Across the indie divide, we find Retro/Grade, a rhythm-based avoidance game, where you must undo entire space battles by un-firing your lasers and re-dodging backward-moving missiles from your enemies. If you make a mistake, you can un-rewind time to fix it (yeah, wrap your head around that), but you have a limited amount of un-rewind time per level. Ideally, if you rewind each level perfectly, you'll lower your score back to zero, though part of this relies on some luck with power-ups, so just know that a lower score is better.

In the main campaign, there are ten songs, which unfortunately get old somewhat quickly. It doesn't help that there are six difficulty levels with which to play the game, so you've got a lot of replaying the same songs for completion. A lot of the game's eye candy appeal (some really nice scenery and excellently-animated boss enemies) are lost to the fact that you have to keep focusing on the bullets in the foreground, which is sad.) However, there's also a separate choose-your-own-path adventure mode where you play the same songs with little challenging tweaks (faster speed, no color assistance, playing facing the opposite direction, etc.) bring the game back to life in an oddly intriguing way. In the end, the interesting gameplay tweaks compensate for its repetitiveness, and I'd say Retro/Grade is definitely worth a go.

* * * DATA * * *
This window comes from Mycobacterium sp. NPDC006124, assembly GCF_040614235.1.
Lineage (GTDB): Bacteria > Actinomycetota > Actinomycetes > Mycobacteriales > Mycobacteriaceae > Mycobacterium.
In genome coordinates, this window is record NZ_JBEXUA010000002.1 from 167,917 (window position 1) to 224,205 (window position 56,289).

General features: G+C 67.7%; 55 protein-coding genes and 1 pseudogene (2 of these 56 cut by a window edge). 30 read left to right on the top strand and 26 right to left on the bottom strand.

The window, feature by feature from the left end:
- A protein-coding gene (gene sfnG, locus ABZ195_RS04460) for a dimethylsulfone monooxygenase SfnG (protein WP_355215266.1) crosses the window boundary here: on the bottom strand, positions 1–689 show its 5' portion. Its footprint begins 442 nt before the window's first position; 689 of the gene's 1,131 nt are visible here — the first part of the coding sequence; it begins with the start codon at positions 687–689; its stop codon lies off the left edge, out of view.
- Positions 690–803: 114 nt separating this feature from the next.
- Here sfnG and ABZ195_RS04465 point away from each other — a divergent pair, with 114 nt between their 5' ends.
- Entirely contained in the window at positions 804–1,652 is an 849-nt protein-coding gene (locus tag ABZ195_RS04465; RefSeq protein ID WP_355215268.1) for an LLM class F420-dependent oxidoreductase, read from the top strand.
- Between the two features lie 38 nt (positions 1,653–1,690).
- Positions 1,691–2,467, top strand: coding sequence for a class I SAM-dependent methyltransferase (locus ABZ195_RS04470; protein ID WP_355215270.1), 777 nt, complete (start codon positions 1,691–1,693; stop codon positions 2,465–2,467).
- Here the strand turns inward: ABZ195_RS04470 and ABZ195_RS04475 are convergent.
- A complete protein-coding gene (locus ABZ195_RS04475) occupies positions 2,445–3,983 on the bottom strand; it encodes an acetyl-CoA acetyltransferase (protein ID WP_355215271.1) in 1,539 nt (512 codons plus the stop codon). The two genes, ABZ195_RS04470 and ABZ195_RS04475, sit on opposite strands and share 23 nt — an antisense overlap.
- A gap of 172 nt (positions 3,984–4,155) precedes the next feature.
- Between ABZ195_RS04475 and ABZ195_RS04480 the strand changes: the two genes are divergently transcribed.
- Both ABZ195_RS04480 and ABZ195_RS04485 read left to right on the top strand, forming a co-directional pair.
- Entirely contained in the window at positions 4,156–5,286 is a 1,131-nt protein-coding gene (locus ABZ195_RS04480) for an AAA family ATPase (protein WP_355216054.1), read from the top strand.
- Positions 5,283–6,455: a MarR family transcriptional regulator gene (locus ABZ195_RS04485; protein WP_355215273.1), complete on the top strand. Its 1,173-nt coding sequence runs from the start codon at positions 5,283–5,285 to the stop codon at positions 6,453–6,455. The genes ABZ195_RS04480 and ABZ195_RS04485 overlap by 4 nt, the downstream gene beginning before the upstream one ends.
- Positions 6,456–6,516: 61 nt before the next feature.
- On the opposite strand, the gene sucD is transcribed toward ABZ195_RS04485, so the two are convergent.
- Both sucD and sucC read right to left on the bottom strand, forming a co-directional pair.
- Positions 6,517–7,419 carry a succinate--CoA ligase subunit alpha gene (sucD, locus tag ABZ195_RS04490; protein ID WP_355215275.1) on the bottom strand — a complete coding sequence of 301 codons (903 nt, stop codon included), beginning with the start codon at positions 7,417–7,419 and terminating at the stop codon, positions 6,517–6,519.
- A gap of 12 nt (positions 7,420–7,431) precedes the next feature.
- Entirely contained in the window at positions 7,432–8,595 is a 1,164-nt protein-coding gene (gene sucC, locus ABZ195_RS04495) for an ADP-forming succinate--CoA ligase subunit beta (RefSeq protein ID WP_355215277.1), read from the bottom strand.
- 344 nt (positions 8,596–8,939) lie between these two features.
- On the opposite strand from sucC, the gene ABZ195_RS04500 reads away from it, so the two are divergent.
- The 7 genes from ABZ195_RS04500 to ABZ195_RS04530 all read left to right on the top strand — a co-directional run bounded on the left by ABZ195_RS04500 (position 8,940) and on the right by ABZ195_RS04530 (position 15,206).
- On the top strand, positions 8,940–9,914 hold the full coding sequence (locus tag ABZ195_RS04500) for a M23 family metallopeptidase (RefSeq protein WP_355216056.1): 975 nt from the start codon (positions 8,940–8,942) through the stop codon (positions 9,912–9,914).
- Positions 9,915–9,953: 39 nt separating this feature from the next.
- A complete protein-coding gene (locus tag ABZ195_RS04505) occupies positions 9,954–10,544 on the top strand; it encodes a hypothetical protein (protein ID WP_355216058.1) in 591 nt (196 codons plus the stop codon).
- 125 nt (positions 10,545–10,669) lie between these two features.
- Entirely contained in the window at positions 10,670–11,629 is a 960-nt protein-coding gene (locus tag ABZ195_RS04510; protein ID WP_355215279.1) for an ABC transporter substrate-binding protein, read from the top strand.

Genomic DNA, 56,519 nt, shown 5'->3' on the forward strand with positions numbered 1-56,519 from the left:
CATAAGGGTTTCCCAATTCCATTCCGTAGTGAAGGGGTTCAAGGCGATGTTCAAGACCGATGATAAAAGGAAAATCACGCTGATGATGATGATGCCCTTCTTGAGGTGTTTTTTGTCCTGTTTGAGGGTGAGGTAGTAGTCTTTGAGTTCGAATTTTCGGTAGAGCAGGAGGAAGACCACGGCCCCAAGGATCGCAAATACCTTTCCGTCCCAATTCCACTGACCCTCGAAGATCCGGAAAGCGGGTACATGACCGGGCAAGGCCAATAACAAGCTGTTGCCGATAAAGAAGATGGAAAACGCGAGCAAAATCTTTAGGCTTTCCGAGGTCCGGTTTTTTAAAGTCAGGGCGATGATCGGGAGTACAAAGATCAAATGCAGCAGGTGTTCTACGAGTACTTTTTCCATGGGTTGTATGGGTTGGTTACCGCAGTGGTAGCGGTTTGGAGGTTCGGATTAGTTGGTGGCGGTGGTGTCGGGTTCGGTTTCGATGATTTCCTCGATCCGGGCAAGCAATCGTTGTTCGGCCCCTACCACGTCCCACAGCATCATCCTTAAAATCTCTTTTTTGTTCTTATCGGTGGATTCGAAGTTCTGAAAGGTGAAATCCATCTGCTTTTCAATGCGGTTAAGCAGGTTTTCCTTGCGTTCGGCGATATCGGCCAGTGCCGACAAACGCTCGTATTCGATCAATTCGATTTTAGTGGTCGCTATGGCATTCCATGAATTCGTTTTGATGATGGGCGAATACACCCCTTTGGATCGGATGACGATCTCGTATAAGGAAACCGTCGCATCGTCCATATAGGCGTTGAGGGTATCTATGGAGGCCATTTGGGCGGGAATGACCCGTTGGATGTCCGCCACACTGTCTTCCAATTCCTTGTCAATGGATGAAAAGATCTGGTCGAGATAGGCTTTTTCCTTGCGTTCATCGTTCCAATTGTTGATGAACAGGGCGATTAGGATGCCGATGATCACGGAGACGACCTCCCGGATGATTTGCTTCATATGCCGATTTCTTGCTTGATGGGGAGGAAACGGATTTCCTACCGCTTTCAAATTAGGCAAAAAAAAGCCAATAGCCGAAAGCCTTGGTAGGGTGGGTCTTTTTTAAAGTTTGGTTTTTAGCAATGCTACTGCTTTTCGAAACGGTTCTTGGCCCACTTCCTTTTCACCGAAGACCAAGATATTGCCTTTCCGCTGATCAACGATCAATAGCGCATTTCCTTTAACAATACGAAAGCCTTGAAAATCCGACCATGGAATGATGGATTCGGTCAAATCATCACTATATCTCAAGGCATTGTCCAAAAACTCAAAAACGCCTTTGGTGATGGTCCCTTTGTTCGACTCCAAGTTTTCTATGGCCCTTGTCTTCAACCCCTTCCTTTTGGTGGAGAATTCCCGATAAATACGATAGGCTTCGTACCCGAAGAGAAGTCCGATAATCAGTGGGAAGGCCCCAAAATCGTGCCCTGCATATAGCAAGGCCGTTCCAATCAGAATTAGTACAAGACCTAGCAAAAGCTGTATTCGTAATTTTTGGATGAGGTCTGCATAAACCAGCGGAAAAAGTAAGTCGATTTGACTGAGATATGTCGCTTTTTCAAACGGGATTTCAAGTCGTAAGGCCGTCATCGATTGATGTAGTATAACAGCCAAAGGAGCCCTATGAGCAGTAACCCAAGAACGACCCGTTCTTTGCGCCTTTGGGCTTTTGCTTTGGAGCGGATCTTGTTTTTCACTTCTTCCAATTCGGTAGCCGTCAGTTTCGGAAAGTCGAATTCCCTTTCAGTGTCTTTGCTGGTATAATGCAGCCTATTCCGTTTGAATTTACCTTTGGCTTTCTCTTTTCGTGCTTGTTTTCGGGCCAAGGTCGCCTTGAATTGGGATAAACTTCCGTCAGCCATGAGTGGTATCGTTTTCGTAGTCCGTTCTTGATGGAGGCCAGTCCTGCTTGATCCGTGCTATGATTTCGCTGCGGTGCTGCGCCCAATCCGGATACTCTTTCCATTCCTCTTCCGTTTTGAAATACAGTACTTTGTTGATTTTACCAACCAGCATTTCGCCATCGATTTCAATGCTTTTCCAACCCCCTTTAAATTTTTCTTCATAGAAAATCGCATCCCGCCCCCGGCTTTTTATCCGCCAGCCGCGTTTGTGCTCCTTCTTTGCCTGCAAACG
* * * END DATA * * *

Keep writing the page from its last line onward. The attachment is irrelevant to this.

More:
Other reviewers that have tackled Dyad claim it's impossible to describe it in one sentence, so here's my go: It's a racing game with color-matching elements. See? It's not hard, guys. Just stay away from the "magic shroom" metaphors and it's quite easy. In each level you travel through a tube, hooking on to enemies ahead of you to get a small speed boost. Hook two similarly-colored enemies for a larger speed boost. Some enemies may also leave short trails you can hop on for an extra speed boost (after you've dodged their attack). A good portion of the levels are straight race-against-the-clock rounds, while many others require you to grab a certain number of enemies or power-ups, and other interesting challenges where you're trying to hit the fastest speed possible or maintain power-up-edness for as long as possible.

This is probably a cliche thing to say about a racing game, but sometimes I felt like it was all moving too fast. Between the frantic music and the seizure-inducing colors, it was often hard to play the game well, or well enough to reach upper-echelon achievements. The game seems to be aware that some may use random button-mashing and penalizes players appropriately. Still, if you can focus hard enough, each level can be conquered, and it feels rather satisfying when you do. This one is also worth picking up, even if you don't do drugs. In fact, don't do drugs. The More You Know!, etc.

Runner 2
Runner 2 hasn't released yet, but I feel like I have to give it a mention here. In the past, I slagged off the original BIT.TRIP RUNNER as unenjoyable since the controls didn't seem to correspond with the on-screen actions in a weird lag-plus-rhythmic-dissonance sort of way, but for reasons I can't put my finger on, I'm somehow excited for its sequel to eventually come out. I've been checking up on Gaijin Games' blog, and something, maybe the new music (which I love), maybe the less pixeled, more cartoonish style, something jumps out at me. I hope good things come of it.

Happy New Year!